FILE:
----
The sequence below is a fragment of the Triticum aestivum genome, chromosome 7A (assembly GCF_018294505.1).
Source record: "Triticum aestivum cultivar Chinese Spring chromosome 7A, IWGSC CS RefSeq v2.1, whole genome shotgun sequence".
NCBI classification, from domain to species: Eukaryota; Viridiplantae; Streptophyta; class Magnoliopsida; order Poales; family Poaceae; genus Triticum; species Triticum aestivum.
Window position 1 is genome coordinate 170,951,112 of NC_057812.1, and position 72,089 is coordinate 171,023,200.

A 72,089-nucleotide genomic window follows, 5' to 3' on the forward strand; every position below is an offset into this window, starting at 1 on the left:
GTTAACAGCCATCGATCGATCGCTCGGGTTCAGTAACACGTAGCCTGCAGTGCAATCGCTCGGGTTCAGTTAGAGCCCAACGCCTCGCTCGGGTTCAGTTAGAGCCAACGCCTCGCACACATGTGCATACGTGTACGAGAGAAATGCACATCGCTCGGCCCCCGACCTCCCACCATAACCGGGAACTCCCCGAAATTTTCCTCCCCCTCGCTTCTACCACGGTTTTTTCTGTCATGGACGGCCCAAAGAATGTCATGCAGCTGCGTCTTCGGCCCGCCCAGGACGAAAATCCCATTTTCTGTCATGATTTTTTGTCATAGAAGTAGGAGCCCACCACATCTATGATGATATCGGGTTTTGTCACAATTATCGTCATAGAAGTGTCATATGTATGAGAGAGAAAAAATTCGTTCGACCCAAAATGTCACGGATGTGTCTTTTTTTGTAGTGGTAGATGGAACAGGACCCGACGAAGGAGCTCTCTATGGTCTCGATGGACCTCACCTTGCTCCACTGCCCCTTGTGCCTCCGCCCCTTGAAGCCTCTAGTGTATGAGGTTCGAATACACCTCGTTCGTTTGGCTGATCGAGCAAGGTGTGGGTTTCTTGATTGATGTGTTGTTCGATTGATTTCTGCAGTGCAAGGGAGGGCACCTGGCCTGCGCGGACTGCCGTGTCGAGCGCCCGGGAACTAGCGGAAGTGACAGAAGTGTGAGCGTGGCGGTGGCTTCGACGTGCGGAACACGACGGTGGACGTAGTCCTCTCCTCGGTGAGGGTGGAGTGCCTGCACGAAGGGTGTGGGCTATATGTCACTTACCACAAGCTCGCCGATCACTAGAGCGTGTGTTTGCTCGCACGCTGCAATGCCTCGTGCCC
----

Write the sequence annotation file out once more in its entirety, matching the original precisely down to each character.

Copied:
The sequence below is a fragment of the Triticum aestivum genome, chromosome 7A (assembly GCF_018294505.1).
Source record: "Triticum aestivum cultivar Chinese Spring chromosome 7A, IWGSC CS RefSeq v2.1, whole genome shotgun sequence".
NCBI classification, from domain to species: Eukaryota; Viridiplantae; Streptophyta; class Magnoliopsida; order Poales; family Poaceae; genus Triticum; species Triticum aestivum.
Window position 1 is genome coordinate 170,951,112 of NC_057812.1, and position 72,089 is coordinate 171,023,200.

A 72,089-nucleotide genomic window follows, 5' to 3' on the forward strand; every position below is an offset into this window, starting at 1 on the left:
GTTAACAGCCATCGATCGATCGCTCGGGTTCAGTAACACGTAGCCTGCAGTGCAATCGCTCGGGTTCAGTTAGAGCCCAACGCCTCGCTCGGGTTCAGTTAGAGCCAACGCCTCGCACACATGTGCATACGTGTACGAGAGAAATGCACATCGCTCGGCCCCCGACCTCCCACCATAACCGGGAACTCCCCGAAATTTTCCTCCCCCTCGCTTCTACCACGGTTTTTTCTGTCATGGACGGCCCAAAGAATGTCATGCAGCTGCGTCTTCGGCCCGCCCAGGACGAAAATCCCATTTTCTGTCATGATTTTTTGTCATAGAAGTAGGAGCCCACCACATCTATGATGATATCGGGTTTTGTCACAATTATCGTCATAGAAGTGTCATATGTATGAGAGAGAAAAAATTCGTTCGACCCAAAATGTCACGGATGTGTCTTTTTTTGTAGTGGTAGATGGAACAGGACCCGACGAAGGAGCTCTCTATGGTCTCGATGGACCTCACCTTGCTCCACTGCCCCTTGTGCCTCCGCCCCTTGAAGCCTCTAGTGTATGAGGTTCGAATACACCTCGTTCGTTTGGCTGATCGAGCAAGGTGTGGGTTTCTTGATTGATGTGTTGTTCGATTGATTTCTGCAGTGCAAGGGAGGGCACCTGGCCTGCGCGGACTGCCGTGTCGAGCGCCCGGGAACTAGCGGAAGTGACAGAAGTGTGAGCGTGGCGGTGGCTTCGACGTGCGGAACACGACGGTGGACGTAGTCCTCTCCTCGGTGAGGGTGGAGTGCCTGCACGAAGGGTGTGGGCTATATGTCACTTACCACAAGCTCGCCGATCACTAGAGCGTGTGTTTGCTCGCACGCTGCAATGCCTCGTGCCC